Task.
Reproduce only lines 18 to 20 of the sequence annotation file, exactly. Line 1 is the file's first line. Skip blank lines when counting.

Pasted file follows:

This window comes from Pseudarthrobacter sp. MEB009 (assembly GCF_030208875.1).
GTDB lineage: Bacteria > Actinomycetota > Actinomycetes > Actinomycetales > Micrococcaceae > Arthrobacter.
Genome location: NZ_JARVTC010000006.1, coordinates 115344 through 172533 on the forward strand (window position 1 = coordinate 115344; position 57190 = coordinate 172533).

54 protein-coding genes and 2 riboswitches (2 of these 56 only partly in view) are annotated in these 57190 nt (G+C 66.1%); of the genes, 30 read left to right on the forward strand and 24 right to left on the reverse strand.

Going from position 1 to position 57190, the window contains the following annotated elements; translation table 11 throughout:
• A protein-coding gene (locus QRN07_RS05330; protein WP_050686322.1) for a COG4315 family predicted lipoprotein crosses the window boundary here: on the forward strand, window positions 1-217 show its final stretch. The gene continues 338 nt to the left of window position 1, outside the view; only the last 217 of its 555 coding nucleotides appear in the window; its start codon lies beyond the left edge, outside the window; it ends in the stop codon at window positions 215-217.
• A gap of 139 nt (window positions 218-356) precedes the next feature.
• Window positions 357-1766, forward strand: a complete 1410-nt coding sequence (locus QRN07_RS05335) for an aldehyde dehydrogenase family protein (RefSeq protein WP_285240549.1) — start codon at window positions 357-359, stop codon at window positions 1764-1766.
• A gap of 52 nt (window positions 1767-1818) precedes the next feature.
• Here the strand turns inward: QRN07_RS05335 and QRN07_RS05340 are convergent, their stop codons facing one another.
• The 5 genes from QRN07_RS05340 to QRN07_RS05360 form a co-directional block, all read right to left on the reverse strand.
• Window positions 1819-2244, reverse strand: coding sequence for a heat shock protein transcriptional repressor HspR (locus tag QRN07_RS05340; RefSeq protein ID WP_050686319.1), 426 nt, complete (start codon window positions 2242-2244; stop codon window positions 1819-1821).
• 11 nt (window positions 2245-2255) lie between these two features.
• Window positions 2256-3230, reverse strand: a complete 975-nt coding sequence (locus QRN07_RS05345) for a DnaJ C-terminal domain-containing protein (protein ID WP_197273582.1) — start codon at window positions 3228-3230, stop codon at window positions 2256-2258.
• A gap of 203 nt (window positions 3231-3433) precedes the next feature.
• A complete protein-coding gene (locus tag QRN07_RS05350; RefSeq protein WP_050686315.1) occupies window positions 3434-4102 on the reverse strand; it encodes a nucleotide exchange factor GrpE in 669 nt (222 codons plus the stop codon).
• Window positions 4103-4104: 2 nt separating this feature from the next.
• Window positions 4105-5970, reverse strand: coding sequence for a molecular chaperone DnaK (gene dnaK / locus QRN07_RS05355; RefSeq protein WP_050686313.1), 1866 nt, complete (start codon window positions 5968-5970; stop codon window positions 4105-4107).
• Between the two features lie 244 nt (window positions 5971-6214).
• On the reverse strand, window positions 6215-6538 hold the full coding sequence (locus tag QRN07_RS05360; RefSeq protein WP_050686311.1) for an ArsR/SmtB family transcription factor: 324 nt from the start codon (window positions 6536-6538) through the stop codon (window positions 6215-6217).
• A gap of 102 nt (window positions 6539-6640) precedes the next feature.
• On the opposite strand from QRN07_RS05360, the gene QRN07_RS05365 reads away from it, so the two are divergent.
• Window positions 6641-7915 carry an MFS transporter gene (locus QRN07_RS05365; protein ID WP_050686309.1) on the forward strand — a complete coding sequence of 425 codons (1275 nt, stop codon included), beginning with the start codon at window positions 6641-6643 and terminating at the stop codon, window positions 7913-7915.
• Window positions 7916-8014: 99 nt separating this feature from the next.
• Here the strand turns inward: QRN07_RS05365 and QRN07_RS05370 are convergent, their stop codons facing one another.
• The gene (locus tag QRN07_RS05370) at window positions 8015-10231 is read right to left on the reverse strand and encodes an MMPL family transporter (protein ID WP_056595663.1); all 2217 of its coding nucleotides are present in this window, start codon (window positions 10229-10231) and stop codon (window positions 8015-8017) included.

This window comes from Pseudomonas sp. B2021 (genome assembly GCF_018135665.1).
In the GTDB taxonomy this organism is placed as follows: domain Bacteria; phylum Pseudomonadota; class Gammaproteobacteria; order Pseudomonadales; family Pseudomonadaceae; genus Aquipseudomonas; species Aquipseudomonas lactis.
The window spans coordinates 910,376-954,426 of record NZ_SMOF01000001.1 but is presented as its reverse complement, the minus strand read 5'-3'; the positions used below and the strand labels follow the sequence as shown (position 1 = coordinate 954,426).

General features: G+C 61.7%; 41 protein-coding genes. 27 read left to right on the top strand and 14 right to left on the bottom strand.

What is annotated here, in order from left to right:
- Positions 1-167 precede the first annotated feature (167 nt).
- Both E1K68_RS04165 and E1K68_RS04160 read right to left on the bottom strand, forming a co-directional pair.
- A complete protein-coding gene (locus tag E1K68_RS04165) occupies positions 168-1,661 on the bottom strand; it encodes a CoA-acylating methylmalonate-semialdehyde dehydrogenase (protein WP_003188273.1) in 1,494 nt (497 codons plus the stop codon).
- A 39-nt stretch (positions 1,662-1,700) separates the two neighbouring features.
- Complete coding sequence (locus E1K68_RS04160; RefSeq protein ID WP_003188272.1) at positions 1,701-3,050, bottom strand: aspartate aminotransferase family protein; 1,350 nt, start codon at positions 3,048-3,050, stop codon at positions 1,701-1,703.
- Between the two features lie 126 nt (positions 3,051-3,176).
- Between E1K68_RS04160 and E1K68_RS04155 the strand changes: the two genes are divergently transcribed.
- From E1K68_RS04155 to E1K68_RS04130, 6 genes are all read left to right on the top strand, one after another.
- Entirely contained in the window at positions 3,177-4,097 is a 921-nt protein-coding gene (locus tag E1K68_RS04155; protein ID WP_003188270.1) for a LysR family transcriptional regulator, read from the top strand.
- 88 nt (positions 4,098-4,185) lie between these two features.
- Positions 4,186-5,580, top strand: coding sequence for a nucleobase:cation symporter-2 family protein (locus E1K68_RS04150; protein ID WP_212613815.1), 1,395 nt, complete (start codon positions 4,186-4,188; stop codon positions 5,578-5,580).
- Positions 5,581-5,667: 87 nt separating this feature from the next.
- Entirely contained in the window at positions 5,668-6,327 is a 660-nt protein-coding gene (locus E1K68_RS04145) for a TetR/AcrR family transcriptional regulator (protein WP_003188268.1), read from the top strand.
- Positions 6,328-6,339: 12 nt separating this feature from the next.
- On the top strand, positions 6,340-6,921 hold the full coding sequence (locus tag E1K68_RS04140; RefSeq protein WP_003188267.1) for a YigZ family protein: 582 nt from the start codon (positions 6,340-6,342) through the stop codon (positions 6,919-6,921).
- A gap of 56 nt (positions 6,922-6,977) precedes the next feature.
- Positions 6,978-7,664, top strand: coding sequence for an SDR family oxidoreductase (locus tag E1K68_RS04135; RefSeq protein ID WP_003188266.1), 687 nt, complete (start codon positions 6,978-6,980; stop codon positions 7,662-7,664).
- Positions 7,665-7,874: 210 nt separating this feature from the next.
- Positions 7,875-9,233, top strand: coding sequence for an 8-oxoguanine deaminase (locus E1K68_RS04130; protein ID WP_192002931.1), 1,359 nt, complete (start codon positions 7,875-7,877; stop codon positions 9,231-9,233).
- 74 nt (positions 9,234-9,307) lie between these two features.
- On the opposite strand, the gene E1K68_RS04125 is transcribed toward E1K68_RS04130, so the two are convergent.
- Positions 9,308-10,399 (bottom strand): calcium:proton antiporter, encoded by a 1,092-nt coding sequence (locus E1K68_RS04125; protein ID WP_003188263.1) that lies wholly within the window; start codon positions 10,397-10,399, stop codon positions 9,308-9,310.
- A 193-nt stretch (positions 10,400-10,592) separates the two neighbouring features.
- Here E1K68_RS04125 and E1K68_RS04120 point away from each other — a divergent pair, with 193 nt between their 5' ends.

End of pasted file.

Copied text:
• Window positions 4105-5970, reverse strand: coding sequence for a molecular chaperone DnaK (gene dnaK / locus QRN07_RS05355; RefSeq protein WP_050686313.1), 1866 nt, complete (start codon window positions 5968-5970; stop codon window positions 4105-4107).
• Between the two features lie 244 nt (window positions 5971-6214).
• On the reverse strand, window positions 6215-6538 hold the full coding sequence (locus tag QRN07_RS05360; RefSeq protein WP_050686311.1) for an ArsR/SmtB family transcription factor: 324 nt from the start codon (window positions 6536-6538) through the stop codon (window positions 6215-6217).